Review: This two-track single from Stillz is packed full of twisted sounds for you wrap your noggins around, and there's a sick blend of aesthetics and styles amongst all the filth. 'Outside' is wobbly and rolling, it packs all of its energy into the sub-bass and just flows out with style. 'Dubplate Beater' is a monstrosity of energy, with a superb drum section that packs more character into the arrangement than you can wag a finger at, whilst Grafta MC edges in over the top with all the menace that a good MC can bring to the beat. Big.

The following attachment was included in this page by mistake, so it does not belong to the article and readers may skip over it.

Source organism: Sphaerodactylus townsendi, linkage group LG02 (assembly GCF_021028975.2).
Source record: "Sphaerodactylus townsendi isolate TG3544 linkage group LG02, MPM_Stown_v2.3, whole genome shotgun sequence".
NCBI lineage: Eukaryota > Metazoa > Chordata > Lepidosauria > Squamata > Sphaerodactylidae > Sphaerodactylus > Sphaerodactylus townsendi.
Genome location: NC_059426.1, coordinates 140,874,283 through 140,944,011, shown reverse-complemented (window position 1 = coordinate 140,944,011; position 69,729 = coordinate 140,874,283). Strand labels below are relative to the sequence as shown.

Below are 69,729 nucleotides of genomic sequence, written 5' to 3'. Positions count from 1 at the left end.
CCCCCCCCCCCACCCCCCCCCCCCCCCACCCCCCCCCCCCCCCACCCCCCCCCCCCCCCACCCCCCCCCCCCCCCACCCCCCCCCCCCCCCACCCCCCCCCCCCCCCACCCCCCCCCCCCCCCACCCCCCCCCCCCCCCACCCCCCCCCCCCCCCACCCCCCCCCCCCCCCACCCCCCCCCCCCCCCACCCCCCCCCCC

Review: Hot Gorilla's latest must-check missive brings together two rising stars of the nu-disco and edit scenes: label regular Conan The Selector and sometime Tropical Disco, Super Spicy and Disco Balls contributor Toby O'Connor. In its' original form, 'Starlight' is a sparkling slab of anthemic nu-disco that combines 21st century synths and classic disco instrumentation with a stellar lead vocal from guest singer Sulene Fleming. Bold, celebratory and exciting, we expect to hear it lots when British clubs reopen later in the year. Also impressive are the solo dub mixes offered up by each of the producers. First Conan The Selector delivers a deliciously low-slung disco revision rich in rubbery bass, tipsy trumpet solos and Chic style guitar licks, before O'Connor smartly emphasises the beats and bass.